Canadian Law

CRTC Rules Against Caps

The CRTC has ruled against the capping of wholesale bandwidth.

Under the CRTC’s new capacity-based approach, large telephone and cable companies will sell wholesale bandwidth to independent ISPs on a monthly basis. Independent ISPs will have to determine in advance the amount they need to serve their retail customers and then manage network capacity until they are able to purchase more. Alternatively, large companies can continue to charge independent ISPs a flat monthly fee for wholesale access, regardless of how much bandwidth their customers use. Both billing options give independent ISPs the ability to design service plans and charge their own customers as they see fit.

The CRTC has decided there should be two wholesale pricing models, neither of which include “provisions that would require independent ISPs to impose bandwidth caps on their retail customers“.

The first is a “Capacity-based model”, would contain a monthly access rate for each of the independent ISP’s retail customers, a monthly capacity charge, offered in increments of 100 megabits per second, and any applicable ancillary charges, such a monthly interface charge and associated service charges.

The second is the existing “Flat-rate model”, would of course contain a monthly access rate for each of the independent ISP’s retail customers, and any applicable ancillary charges, such a monthly interface charge and associated service charges.

Astral To Launch Online Service In December

Astral Radio will be launching a online music service in December, which will be followed by a mobile compatible service in January.

The bilingual on demand streaming music and music video service will feature major and independent recordings and will be compatible with the major social media sites.

Additional information on this service can be found on this press release.

Bill C-11 Debate Scheduled For Today

Bill C-11 is scheduled to be debated in the House Of Commons today, apparently under time restraints according to the Projected Order Of Business.

Hopefully the questions on the technological protection measures will be blunt and to the point :

  • In what manner are artists and copyright owners harmed by private copying from copy protected works ? And why does this harm not exist in private copying from works that are not copy protected ?
  • In what manner are film makers harmed by the private viewing of legally purchased films that failed to be distributed in Canada ? And does the sale of this material to Canadians by legitimate retailers and distributors not imply consent to their private use by Canadians ?

The Private Copying section of our Copyright Act distinguished private use from piracy and in my opinion the technical protection measures provisions in Bill C-11 are a step back.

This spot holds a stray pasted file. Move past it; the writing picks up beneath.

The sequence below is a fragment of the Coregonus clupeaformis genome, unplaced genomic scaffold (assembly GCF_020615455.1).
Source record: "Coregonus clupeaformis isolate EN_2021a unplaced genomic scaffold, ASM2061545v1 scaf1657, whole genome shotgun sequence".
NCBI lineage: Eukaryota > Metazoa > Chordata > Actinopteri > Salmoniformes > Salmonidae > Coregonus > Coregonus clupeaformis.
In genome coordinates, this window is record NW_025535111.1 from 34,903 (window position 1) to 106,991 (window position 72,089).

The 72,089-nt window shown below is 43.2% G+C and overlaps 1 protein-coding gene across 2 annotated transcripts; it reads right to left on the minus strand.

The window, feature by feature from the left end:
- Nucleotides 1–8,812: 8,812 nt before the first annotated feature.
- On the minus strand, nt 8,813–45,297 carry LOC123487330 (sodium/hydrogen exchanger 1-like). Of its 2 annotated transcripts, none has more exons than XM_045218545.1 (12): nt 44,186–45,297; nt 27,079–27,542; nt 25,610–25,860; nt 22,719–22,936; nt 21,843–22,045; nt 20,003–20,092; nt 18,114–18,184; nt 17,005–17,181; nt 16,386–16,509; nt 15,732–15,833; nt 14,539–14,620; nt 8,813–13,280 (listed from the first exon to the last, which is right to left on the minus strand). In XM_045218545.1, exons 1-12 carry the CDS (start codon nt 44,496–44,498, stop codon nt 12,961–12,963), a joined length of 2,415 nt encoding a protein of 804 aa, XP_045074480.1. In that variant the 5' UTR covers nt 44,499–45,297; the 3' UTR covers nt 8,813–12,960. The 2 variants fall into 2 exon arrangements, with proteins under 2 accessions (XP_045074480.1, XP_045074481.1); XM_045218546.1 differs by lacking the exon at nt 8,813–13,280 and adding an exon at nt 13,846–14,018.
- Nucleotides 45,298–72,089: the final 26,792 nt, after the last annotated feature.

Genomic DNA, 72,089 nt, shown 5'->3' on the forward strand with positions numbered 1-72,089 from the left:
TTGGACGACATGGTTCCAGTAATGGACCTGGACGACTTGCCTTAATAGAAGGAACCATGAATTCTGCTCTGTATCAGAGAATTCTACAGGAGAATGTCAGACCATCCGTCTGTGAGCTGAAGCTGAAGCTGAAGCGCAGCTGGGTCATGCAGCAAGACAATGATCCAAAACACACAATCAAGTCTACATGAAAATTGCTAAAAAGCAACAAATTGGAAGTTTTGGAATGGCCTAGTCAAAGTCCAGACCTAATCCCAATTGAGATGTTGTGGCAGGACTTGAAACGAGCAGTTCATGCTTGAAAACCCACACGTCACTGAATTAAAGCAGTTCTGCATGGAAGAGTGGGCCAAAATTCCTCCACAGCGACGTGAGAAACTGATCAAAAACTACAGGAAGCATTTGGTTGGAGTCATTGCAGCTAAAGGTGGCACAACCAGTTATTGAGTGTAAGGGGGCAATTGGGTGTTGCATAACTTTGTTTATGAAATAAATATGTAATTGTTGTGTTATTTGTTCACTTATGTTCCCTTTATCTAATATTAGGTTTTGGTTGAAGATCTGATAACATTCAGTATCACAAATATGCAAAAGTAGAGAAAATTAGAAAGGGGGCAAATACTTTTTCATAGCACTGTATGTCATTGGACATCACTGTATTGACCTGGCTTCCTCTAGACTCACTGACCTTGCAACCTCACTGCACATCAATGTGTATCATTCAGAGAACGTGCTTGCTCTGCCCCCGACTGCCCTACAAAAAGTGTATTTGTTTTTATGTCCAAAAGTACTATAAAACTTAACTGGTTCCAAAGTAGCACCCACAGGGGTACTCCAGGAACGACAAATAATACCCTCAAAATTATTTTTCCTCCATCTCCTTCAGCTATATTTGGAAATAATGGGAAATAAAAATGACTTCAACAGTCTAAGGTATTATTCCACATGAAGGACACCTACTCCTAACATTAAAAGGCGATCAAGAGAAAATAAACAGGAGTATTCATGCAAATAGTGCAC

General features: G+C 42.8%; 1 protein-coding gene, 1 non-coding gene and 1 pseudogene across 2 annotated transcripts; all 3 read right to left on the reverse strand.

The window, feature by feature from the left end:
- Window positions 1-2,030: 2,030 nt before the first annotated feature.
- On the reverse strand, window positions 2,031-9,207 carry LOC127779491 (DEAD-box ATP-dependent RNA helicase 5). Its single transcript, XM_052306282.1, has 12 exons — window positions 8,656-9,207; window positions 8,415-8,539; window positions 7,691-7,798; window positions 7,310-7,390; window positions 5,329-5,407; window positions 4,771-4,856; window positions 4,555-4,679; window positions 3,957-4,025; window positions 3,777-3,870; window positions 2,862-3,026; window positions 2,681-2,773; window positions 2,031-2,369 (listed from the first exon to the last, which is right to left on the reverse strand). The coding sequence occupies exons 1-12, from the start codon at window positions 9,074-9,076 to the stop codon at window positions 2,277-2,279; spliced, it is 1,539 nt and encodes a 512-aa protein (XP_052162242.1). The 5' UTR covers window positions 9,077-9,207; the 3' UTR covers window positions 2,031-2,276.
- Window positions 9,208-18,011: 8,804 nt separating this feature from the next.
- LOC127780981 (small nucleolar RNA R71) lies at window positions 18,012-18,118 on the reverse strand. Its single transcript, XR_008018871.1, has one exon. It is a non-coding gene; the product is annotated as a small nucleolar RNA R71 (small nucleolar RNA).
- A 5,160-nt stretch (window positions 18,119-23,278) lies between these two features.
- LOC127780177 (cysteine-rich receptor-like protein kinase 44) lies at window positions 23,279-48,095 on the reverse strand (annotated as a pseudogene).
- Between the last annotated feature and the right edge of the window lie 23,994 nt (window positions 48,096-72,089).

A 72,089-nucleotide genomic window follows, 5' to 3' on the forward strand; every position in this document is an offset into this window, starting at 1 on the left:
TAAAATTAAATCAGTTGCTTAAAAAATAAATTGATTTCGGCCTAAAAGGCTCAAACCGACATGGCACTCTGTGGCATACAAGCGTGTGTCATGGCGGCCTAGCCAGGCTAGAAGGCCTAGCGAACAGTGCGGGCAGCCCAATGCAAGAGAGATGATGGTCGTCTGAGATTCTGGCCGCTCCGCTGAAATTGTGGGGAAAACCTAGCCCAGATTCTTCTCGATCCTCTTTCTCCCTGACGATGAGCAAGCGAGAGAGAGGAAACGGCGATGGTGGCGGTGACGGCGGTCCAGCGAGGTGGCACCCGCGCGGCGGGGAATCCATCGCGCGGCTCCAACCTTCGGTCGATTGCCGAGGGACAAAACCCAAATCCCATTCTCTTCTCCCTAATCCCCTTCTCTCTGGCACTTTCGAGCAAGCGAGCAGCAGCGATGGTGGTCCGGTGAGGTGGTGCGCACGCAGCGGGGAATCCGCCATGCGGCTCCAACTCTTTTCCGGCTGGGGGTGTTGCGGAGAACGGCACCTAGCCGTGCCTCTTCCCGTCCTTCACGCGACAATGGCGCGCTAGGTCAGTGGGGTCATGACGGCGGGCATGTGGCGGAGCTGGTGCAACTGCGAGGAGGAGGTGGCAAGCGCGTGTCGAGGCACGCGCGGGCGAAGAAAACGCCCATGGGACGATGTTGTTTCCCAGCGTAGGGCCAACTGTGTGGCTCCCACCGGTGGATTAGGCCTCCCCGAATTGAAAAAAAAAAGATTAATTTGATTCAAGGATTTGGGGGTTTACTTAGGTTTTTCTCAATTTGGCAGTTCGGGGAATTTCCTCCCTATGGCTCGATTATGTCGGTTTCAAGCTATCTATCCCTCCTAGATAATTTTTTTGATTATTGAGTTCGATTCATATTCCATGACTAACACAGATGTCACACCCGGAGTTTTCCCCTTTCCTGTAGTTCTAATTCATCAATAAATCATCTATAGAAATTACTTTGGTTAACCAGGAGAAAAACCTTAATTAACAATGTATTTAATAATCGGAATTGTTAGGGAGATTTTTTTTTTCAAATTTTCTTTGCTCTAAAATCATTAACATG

Associations Against Digital Locks

Here is a short list of Canadian groups that are against the technological protection measure provisions in Bill C-11 :

All of the parties in opposition in Parliament had voiced concerns about these provisions on November 2nd, 2010.

Lawful Access = Higher Internet Fees

There’s no way around it. Lawful access will be costly to consumers in Canada.

The internet providers do not have the necessary technology and manpower to give law enforcement in Canada real time access to internet communications, especially the smaller internet providers. And these extra expenditures will be passed on to Canadians.

We are talking about technology used to distinguish criminal activity from normal internet traffic and according to Statistic Canada‘s Canadian Internet Use Survey, 79% of Canadian households accessed the internet in 2010.

The task is not only overwhelming but could possibly be open to abuse and security breaches.

After all, we are talking about individual internet providers here, some of which use different technologies to secure their networks. And I’m sure there are plenty of identity thieves that would love to access the weaker of these networks, some of which are probably tied to the criminal organizations our law enforcement is trying to expose with this legislation.

The 2011 Canadians and Privacy Survey conducted by Harris/Decima for The Office of the Privacy Commissioner of Canada found that 8 out of 10 Canadians opposed this legislation because of numerous concerns about privacy and security. And in 2009, Statistics Canada found that 48% of Canadian consumers were concerned about credit card purchases online.

Is this really the time to make consumers nervous about security and privacy online ?

CRTC Will Not Regulate Online Film Rentals

The CRTC will not regulate online film rental companies and broadcasters.

These online broadcaster will not be forced to subsidize Canadian TV content, the CRTC having found no evidence that their activities hurt conventional broadcasters.